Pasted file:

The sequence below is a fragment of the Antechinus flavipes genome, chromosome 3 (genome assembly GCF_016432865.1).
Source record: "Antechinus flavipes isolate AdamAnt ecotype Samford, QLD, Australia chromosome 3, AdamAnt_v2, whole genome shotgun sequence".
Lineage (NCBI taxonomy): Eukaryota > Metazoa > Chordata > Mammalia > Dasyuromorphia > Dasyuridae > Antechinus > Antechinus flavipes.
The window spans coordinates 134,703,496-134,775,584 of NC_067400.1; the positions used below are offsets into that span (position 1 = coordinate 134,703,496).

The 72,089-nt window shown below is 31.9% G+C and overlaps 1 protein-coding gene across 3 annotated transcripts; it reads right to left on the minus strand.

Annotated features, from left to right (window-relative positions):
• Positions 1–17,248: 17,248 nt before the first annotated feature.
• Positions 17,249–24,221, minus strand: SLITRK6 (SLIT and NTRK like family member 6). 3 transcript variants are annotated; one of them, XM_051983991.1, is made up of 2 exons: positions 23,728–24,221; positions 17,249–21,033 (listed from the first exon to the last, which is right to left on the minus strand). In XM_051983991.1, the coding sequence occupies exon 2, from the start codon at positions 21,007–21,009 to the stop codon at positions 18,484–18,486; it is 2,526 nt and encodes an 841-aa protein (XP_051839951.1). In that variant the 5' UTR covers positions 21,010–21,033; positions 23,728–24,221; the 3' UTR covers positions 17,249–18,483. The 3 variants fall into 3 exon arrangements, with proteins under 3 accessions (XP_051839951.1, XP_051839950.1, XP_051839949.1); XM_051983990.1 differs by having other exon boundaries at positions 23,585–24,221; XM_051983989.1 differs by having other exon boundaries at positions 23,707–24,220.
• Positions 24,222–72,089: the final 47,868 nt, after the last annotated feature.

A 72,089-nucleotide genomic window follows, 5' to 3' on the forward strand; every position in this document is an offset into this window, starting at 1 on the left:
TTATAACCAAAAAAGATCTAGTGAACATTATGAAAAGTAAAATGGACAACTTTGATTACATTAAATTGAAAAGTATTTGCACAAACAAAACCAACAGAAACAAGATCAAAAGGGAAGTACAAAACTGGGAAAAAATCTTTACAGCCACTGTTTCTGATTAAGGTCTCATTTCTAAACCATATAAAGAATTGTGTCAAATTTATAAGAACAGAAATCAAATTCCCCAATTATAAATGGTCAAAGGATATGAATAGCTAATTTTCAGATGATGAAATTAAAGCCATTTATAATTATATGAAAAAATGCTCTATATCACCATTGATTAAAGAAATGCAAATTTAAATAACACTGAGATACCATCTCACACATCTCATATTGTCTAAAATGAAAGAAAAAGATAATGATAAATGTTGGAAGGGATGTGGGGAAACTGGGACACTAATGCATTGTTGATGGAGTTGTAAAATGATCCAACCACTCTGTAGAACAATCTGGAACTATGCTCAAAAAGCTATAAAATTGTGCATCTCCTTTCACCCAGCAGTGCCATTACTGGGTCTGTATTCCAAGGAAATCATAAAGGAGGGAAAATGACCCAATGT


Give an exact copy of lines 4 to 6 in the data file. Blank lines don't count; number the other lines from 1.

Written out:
The window spans coordinates 134,703,496-134,775,584 of NC_067400.1; the positions used below are offsets into that span (position 1 = coordinate 134,703,496).

The 72,089-nt window shown below is 31.9% G+C and overlaps 1 protein-coding gene across 3 annotated transcripts; it reads right to left on the minus strand.

Annotated features, from left to right (window-relative positions):